Death of the Standalone App

You are probably an iOS or Android developer, or perhaps you are a just a casual user of apps, but have you taken a close look at which apps you use most? How many of them would you say are outside of the hardy staple of Gmail, Google Search, Facebook, Twitter, Google Maps or YouTube? Probably not many and if you do use others, probably not nearly as frequently as those ones I listed there. Even a recent New York times report talks about the beginnings of app saturation or “burn out”. When it comes to apps fighting for your time, what makes these apps so special compared to the others? Sure they have billion dollar companies behind them, but you know there is something else that makes them so useful… a back-end infrastructure that is rock solid.

Apps are going to change soon

I think standalone apps are going to slowly go away in favor of apps which are part of bigger products or product suites. Only one of many voices in a much bigger system. It isn’t enough these days just to have a “killer app” that can work as a flashlight or a calculator. Companies are going to be looking to create apps that work hand in hand with their services and infrastructure. Google, as usual, is ahead of the curve on this. Many of the apps I listed all work on Google’s infrastructure. They have brought once web only tools to the mobile platform. They make calls out to web services or APIs that do all the heavy lifting and report back to the device. No longer are you going to see an app that just modifies an image. You are going to see one that modifies an image retrieved from your photo album stored away on some data cloud. Apps that do something without being connected to some kind of service / database or cloud are just going to not make it. As developers I think we should plan for this and hopefully companies like Apple will realize that eventually they will have to allow 3rd party APIs in. If they don’t, we beat it out of them by developing for Android or perhaps Firefox OS when it arrives.

It will be more than just “The Cloud”

I am not talking about just throwing out apps that are going to send and retrieve from a cloud service. I am talking about a thick client that will have a bit of processing power on the device but also interact with cloud elements and perhaps one another. We see this sort of thing in the communication industry I work in with the rise of VoIP apps. This industry is quite exciting in that developers are beginning to leverage existing phone systems to carry video chat calls, instant messaging, presence etc. If you don’t have the supporting phone system, the app is useless. You may have apps which do image manipulation, upload the image back to be saved on a 3rd party service, fetch that edited photo later only do manipulate it further. And it will be seamless!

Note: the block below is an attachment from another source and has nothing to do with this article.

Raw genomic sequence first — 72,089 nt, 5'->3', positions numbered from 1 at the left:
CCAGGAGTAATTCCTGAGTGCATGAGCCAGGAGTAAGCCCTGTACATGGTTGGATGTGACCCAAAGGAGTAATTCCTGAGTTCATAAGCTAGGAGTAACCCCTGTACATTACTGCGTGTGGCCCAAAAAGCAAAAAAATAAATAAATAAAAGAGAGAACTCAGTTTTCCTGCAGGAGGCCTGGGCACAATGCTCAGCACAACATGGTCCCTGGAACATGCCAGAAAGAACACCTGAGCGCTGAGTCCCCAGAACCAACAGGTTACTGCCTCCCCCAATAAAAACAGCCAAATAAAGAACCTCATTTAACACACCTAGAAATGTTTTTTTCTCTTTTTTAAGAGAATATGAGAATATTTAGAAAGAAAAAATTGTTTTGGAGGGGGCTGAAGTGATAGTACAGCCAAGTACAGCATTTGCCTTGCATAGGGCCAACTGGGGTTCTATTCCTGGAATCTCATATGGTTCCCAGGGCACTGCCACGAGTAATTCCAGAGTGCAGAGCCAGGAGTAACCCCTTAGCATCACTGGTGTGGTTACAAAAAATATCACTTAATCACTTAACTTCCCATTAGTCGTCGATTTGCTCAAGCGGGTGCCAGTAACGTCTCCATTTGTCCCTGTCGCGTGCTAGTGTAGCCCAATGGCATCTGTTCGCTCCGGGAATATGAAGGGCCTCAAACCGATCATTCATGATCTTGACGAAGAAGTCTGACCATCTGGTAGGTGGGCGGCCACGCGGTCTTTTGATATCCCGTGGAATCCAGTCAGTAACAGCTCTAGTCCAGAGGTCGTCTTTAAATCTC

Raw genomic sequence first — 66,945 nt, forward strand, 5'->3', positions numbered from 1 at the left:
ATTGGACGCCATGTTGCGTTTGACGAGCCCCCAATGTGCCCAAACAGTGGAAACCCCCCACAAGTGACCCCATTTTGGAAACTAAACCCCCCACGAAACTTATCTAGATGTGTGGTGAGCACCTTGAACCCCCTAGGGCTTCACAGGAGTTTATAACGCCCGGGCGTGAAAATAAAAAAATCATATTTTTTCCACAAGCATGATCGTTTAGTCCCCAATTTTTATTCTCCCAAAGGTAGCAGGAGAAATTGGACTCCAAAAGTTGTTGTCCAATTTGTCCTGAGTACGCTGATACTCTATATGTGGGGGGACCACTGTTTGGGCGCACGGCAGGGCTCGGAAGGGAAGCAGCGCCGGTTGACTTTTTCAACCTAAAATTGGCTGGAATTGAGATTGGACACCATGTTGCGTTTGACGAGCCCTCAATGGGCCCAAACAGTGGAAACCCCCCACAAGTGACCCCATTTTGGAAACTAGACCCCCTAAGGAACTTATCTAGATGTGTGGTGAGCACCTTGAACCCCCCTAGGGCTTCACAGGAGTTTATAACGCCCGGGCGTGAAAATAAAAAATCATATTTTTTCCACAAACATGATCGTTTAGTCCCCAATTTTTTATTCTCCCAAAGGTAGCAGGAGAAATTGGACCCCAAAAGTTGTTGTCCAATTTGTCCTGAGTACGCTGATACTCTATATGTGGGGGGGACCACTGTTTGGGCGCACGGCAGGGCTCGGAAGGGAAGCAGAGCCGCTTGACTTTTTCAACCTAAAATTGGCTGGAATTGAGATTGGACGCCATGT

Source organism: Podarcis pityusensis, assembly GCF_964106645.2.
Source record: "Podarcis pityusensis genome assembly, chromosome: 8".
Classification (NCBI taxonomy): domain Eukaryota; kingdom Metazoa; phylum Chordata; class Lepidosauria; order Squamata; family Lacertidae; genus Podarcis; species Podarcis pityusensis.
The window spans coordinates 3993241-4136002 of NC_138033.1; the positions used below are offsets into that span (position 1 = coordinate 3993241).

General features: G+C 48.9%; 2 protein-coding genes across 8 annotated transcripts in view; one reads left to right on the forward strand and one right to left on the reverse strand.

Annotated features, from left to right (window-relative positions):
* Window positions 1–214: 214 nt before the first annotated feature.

We all know that even games, which were often just great to play standalone is getting more connected as it is getting more social. Let’s face it, playing with limited applications with no service or infrastructure behind it just gets boring.

Opening new streams of revenue

Infrastructure to support this new wave of apps are going to cost a lot to maintain and keep running with all this mobile growth. Why not have these apps offer a more direct way to advertise and charge? These are things that standalone apps can only do in a limited fashion. You can show an ad on an app, but what about serving fresh ads or reporting how users interact with those ads? With the new evolution of mobile devices supported by a back-end infrastructure we can serve ads on the fly, get information back on how those ads are received and adjust all dynamically. I think they will even be willing to shell out hard earned cash for the service itself and get the app for free.

In a mobile world that is growing tired of “another new app”, users will be looking to devices with some meat behind them. Not only demanding more power from their device, but also a service to back them up and a company to call to and voice their input.

Do you think standalone mobile apps will survive? How many of you developers our there are developing for these standalone apps? Let us know in the comments. Thanks for reading! :)



If you have any time, check out The Coders Lexicon programming ebook which contains 200 programming project ideas. Many of them would work well for these type of connected mobile applications. Plus includes ideas for games, networking, web, file and other applications.

About The Author

Martyr2 is the founder of the Coders Lexicon and author of the new ebook "The Programmers Idea Book". He has been a programmer for over 17 years. He works for a hot application development company in Vancouver Canada which service some of the biggest telecoms in the world. He has won numerous awards for his mentoring in software development and contributes regularly to several communities around the web. He is an expert in numerous languages including .NET, PHP, C/C++, Java and more.